Sometimes, what feels like “bullying” comes about as the result of a misunderstanding. If my coworker had really understood how sick Annie was, she might not have given me such a hard time. I didn’t see it at the time, but now I realize that I probably could have done more to help her appreciate my situation and exactly what I was contributing.

• Know when to make a strategic retreat. The classic advice for dealing with a bully is to be strong and stand up to him. Sometimes though, the strong and smart thing is to disengage and step back. Remember that most workplace bullies aren’t at it for fun. They throw their weight around because they want or need something. So, rather than react in the moment, create some space for yourself to figure out what that “something” is. Then you can go back to him with a cooler head and a more considered approach. By then, he will likely have a cooler head as well.

• Stay focused. Don’t be distracted by bullying. Represent yourself and Christ well by continuing to do excellent work. I know this is harder than it sounds. Getting picked on just feels icky, and it can eat you up inside. Hurt feelings, injured pride, and a desire for retribution can cloud your heart and muddle your thinking.

To stay focused, you must constantly come back to what Jesus described as the foremost command: “And you must love the Lord your God with all your heart, all your soul, all your mind, and all your strength” (Mark 12:30). Pray that God would be at work in the situation. Pray that he would change it. But know that nothing is more important than loving and serving your God—not your comfort, your career, or the respect of your peers.

Does that mean letting the bully "win"? Sure. Because whatever she is "winning" at, you are not running that race.

• Real harassment is not okay. The kind of bullying I’ve been talking about here is not harmless, but it doesn’t rise to the level of real harassment either. It’s hard to say exactly where that line is for everyone, but if there is personal animus involved, if you are unable to do your work, or if someone seems to be acting outside of her own interests to hurt or embarrass you, consider taking further measures. Start by keeping a careful record of everything that happens, including the date, time, what was said or done, and who witnessed it. Print out pertinent emails and save phone messages. It sounds a bit dramatic, but these steps may be critical later. Before going to your boss or to HR, make an effort to resolve the situation directly with the person privately and as respectfully as possible. If the bully’s behaviors doesn’t change, it’s time to file a formal complaint or look for a new job (or both).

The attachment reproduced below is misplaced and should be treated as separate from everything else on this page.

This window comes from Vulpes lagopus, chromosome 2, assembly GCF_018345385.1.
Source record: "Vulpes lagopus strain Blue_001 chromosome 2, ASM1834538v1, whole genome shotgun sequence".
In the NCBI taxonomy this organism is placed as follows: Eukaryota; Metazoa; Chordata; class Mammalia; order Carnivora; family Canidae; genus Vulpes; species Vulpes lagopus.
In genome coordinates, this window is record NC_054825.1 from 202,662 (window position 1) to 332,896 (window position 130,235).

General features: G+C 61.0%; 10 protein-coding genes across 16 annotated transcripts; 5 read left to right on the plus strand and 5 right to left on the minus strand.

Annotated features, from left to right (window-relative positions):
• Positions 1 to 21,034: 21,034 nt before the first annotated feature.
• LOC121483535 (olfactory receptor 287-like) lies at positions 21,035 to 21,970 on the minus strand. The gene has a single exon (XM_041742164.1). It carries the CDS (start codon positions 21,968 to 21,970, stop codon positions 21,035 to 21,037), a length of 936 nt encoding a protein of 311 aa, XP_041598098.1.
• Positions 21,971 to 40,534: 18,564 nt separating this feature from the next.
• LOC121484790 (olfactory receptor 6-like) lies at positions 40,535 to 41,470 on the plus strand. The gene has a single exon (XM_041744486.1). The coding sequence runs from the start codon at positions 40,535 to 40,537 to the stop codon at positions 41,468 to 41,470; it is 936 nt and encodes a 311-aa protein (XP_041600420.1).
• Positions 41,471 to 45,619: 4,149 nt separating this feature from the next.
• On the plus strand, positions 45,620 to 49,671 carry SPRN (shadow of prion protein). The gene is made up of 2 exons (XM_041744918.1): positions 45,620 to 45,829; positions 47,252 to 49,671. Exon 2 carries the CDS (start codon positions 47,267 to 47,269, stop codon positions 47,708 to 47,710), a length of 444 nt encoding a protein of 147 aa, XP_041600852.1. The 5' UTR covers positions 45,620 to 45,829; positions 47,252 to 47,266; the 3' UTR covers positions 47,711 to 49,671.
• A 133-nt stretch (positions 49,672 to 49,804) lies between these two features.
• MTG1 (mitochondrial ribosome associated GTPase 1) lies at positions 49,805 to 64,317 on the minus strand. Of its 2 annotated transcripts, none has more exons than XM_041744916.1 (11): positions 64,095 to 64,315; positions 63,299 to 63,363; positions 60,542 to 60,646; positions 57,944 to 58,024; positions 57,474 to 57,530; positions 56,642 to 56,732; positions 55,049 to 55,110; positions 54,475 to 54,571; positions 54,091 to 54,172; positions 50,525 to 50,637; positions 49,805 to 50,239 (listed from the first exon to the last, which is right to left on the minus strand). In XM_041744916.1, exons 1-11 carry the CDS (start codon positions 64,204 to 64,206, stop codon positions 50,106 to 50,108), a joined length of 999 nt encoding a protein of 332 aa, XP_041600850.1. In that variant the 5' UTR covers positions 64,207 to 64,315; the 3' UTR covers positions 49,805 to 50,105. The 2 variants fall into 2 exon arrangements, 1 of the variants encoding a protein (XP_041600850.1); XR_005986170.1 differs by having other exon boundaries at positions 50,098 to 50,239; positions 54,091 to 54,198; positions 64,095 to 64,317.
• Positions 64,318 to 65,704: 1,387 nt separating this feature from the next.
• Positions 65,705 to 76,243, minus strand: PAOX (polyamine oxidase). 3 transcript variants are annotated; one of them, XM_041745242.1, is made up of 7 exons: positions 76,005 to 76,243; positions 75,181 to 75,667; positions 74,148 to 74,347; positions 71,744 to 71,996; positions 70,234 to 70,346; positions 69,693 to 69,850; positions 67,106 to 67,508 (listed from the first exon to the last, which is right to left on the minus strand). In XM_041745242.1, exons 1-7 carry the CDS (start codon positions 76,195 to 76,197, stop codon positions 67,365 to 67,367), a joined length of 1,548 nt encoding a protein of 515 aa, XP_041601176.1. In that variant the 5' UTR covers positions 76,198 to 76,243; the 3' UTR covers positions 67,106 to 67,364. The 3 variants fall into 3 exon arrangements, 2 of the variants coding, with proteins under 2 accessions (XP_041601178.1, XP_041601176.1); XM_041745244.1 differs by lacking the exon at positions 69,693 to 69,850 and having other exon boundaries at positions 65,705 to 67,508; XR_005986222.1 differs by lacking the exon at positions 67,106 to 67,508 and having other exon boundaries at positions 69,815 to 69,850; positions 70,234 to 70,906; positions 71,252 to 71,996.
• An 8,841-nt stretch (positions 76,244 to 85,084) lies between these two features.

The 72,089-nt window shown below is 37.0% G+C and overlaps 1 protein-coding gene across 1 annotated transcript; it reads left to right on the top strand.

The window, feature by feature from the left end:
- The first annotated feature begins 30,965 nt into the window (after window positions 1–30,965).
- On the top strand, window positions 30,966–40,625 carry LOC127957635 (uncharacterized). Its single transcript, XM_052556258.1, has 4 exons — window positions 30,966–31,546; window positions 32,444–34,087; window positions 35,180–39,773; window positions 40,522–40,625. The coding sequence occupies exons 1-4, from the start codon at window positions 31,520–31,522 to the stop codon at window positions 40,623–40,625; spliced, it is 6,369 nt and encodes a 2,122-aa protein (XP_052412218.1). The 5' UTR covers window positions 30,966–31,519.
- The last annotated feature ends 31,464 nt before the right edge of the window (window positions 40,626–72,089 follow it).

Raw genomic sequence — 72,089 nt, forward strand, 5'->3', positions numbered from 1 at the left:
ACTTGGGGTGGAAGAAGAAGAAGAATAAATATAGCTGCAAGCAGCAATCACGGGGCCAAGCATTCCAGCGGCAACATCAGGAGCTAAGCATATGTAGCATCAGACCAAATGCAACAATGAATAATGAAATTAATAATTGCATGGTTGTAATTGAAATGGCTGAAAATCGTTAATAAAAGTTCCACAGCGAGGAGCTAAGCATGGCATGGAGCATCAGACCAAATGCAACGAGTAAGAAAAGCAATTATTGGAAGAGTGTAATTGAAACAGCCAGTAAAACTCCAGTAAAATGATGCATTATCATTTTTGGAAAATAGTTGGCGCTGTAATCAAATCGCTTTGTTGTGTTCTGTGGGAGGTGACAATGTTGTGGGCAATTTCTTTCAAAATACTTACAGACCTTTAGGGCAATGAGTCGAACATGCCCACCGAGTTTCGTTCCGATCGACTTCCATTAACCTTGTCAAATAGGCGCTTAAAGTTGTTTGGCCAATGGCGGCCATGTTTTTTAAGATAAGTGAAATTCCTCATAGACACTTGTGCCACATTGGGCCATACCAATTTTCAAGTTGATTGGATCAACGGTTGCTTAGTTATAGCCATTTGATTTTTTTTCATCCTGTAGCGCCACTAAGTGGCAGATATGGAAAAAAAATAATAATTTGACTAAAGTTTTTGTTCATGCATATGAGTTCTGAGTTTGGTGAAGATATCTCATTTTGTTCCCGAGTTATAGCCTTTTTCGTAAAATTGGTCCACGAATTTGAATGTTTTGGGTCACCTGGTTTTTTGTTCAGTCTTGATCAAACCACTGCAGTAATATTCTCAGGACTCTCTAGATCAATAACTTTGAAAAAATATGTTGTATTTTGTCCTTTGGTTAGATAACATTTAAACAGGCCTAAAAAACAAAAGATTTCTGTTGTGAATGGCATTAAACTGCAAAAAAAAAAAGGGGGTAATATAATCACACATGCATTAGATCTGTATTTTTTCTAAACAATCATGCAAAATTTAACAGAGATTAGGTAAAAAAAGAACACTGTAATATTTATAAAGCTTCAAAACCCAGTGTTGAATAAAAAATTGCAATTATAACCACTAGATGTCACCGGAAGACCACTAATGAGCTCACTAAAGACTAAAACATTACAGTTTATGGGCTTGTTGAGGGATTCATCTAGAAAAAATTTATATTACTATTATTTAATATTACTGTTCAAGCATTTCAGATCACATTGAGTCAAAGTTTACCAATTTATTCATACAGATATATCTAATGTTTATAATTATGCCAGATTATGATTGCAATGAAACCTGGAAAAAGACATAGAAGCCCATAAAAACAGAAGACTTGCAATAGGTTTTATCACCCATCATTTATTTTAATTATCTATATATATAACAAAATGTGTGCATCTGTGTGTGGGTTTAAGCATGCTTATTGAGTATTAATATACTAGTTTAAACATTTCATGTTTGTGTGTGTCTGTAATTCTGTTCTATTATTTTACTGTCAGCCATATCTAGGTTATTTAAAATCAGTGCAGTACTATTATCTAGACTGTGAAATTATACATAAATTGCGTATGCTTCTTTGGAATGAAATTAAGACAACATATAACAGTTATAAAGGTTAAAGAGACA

Does that mean letting the bully “win”?


Because whatever she is “winning” at, you are not running that race. Bullies will likely always be a part of your working life. You can’t change them, but you are not helpless. You have the freedom through Christ to make the right choices for you and your family, whatever that may be. The more you ground yourself in your identity in Christ, the less power a bully (or anyone else) can have over you.

Read more articles that highlight writing by Christian women at ChristianityToday.com/Women

Diane Paddison

Diane Paddison is a business professional and founder of 4wordwomen.org, local groups of professional working women committed to faith, family, work, and each other.